Autonomy in assisted living: Employees' perspectives

Date of Completion

January 2005


Gerontology|Health Sciences, Nursing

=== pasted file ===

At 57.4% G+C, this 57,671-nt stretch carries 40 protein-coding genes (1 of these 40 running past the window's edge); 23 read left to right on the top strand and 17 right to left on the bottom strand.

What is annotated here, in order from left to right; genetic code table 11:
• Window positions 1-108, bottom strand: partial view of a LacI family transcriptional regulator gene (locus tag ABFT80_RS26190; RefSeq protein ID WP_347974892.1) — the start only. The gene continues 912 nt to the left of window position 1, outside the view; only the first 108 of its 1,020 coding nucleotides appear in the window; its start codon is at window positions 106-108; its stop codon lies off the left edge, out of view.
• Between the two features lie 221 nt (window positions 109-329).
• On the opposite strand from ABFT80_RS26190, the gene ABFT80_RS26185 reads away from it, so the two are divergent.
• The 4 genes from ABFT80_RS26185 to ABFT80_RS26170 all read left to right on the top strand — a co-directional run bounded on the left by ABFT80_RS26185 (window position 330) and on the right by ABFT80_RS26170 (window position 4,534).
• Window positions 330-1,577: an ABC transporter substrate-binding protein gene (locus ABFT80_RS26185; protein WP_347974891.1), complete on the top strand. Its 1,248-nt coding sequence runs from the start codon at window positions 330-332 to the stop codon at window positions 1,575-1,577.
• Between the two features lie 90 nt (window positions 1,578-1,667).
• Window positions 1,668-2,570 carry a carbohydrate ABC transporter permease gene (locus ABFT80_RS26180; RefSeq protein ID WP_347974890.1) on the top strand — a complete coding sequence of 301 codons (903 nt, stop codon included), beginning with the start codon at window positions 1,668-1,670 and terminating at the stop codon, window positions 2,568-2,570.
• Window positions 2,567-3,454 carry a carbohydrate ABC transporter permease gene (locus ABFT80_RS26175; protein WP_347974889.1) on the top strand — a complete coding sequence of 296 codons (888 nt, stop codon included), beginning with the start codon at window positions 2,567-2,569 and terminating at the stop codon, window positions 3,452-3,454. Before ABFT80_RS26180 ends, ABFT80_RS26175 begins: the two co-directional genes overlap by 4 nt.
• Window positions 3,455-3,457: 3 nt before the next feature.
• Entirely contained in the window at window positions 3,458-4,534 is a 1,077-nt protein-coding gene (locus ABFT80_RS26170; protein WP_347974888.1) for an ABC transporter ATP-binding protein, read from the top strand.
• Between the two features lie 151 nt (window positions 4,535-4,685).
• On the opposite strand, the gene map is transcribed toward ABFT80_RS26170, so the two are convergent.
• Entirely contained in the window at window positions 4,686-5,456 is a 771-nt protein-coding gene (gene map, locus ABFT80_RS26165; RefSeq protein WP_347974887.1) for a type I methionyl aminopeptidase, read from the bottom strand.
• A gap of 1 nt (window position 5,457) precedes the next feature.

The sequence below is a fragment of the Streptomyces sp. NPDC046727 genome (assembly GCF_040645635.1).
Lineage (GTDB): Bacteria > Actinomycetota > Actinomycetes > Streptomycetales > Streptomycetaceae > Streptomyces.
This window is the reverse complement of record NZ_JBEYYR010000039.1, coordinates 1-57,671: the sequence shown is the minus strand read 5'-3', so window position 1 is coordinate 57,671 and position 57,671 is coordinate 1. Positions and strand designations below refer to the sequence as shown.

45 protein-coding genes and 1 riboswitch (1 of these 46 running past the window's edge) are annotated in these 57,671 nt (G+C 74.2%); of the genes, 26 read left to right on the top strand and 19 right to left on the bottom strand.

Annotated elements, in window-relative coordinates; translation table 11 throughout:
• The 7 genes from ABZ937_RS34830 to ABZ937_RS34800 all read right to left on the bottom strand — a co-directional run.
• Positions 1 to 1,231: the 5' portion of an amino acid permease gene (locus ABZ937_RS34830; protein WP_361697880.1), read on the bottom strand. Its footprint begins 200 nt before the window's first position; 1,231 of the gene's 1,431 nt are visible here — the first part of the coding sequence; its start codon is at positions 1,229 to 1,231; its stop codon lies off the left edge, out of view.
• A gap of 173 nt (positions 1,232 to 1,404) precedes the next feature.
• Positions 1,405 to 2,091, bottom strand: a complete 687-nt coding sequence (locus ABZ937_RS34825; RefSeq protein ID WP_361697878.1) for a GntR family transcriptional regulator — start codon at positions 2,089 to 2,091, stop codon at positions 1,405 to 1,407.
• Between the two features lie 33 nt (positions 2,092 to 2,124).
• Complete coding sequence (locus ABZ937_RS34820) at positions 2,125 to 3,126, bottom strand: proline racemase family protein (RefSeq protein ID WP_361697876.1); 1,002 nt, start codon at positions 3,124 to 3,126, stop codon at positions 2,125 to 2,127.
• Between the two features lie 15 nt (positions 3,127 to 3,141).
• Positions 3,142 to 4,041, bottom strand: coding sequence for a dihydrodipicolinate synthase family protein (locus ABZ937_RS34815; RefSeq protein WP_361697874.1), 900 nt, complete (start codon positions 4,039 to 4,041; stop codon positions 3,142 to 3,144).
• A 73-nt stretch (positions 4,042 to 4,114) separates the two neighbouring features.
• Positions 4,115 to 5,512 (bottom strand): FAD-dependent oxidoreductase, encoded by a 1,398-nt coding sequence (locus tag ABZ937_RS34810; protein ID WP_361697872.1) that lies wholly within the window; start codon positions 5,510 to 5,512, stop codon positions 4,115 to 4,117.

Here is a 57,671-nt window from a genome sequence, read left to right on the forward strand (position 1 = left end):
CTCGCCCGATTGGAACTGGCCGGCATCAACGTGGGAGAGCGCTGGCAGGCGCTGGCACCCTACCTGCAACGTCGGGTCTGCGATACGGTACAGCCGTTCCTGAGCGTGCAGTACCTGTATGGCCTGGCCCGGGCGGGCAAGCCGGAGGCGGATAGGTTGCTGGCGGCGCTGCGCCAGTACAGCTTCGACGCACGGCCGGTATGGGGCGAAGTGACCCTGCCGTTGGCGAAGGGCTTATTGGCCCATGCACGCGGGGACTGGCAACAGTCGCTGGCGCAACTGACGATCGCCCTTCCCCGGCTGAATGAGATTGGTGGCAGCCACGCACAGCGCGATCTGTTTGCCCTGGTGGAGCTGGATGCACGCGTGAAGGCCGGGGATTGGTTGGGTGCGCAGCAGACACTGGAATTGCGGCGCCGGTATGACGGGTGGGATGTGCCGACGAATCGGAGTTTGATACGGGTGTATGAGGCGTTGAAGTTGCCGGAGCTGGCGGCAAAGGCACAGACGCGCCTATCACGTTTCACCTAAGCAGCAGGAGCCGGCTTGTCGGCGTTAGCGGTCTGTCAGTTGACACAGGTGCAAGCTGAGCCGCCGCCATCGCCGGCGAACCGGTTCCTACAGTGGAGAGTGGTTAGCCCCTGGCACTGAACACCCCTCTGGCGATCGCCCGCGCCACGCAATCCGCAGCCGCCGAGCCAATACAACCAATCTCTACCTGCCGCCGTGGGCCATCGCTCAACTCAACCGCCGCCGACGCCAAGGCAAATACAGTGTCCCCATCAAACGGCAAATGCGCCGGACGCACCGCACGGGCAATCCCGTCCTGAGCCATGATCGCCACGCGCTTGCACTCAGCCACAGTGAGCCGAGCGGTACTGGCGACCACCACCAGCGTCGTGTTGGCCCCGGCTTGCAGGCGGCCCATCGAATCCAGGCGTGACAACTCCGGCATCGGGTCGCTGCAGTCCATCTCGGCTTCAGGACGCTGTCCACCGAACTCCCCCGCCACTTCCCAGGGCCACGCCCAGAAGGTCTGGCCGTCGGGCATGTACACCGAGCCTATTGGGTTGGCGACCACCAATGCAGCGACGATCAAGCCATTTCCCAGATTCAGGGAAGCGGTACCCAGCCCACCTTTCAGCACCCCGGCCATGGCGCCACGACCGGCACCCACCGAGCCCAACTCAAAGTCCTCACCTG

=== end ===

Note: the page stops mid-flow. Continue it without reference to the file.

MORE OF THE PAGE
This focused ethnography explores how the employees of assisted living give meaning to the term autonomy. Assisted living is a housing option for senior citizens who require some help with personal care activities, but do not require the level of care provided in nursing homes. The philosophy of assisted living is based on the principles of autonomy, independence, and dignity. Autonomy is a complex concept that involves an interaction between two people: one making a choice and another respecting that choice. Because autonomy is relational, the employees who interact with the residents are in a position to enhance or thwart residents' autonomy. There is little research on the employees of assisted living, particularly related to how they understand the concept of autonomy and how they respect residents' autonomy. The purpose of this study is to understand how the employees of assisted living interpret the concept of autonomy. The following data collection methods were used: interviews with 27 staff members at two assisted living settings, observations in public places in the assisted living communities, and interviews with 11 residents at both settings. Five themes emerged: (1) Staff members' perceptions that the mission of assisted living is to maximize physical independence; (2) Staff members' perceptions that their role is to intervene in the residents best interests; (3) Staff members' perceptions of the residents as childlike and their adult children as primary decision-makers; (4) Staff members' perception that they are responsible for ensuring the safety of the residents; and (5) The nature of congregate living arrangements. The analysis of the data suggests that the social structure of assisted living produces tensions that influence the staff's ability to enhance autonomy. Recommendations for ways to address these issues are included, along with suggestions for future research. ^